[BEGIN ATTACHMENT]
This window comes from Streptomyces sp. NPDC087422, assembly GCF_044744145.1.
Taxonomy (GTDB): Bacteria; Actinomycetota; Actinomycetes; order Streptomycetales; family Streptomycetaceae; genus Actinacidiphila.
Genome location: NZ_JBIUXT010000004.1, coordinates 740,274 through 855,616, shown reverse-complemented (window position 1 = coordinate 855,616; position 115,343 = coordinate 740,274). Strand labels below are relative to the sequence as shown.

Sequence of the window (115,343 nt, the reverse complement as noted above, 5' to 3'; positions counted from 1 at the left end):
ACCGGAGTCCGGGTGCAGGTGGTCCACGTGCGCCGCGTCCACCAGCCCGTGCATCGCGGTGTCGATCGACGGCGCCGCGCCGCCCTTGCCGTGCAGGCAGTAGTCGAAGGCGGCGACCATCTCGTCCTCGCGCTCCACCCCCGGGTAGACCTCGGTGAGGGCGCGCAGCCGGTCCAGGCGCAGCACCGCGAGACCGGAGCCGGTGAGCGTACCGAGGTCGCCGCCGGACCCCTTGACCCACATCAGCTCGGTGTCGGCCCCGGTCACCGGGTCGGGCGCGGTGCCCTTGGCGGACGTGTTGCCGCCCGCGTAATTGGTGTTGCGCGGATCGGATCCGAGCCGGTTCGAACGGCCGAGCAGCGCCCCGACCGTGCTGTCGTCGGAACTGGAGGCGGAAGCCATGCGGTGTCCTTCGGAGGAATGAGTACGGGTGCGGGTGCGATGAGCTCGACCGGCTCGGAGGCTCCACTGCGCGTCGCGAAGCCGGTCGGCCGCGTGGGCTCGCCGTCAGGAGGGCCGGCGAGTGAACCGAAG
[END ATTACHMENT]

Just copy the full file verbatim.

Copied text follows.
This window comes from Streptomyces sp. NPDC087422, assembly GCF_044744145.1.
Taxonomy (GTDB): Bacteria; Actinomycetota; Actinomycetes; order Streptomycetales; family Streptomycetaceae; genus Actinacidiphila.
Genome location: NZ_JBIUXT010000004.1, coordinates 740,274 through 855,616, shown reverse-complemented (window position 1 = coordinate 855,616; position 115,343 = coordinate 740,274). Strand labels below are relative to the sequence as shown.

Sequence of the window (115,343 nt, the reverse complement as noted above, 5' to 3'; positions counted from 1 at the left end):
ACCGGAGTCCGGGTGCAGGTGGTCCACGTGCGCCGCGTCCACCAGCCCGTGCATCGCGGTGTCGATCGACGGCGCCGCGCCGCCCTTGCCGTGCAGGCAGTAGTCGAAGGCGGCGACCATCTCGTCCTCGCGCTCCACCCCCGGGTAGACCTCGGTGAGGGCGCGCAGCCGGTCCAGGCGCAGCACCGCGAGACCGGAGCCGGTGAGCGTACCGAGGTCGCCGCCGGACCCCTTGACCCACATCAGCTCGGTGTCGGCCCCGGTCACCGGGTCGGGCGCGGTGCCCTTGGCGGACGTGTTGCCGCCCGCGTAATTGGTGTTGCGCGGATCGGATCCGAGCCGGTTCGAACGGCCGAGCAGCGCCCCGACCGTGCTGTCGTCGGAACTGGAGGCGGAAGCCATGCGGTGTCCTTCGGAGGAATGAGTACGGGTGCGGGTGCGATGAGCTCGACCGGCTCGGAGGCTCCACTGCGCGTCGCGAAGCCGGTCGGCCGCGTGGGCTCGCCGTCAGGAGGGCCGGCGAGTGAACCGAAG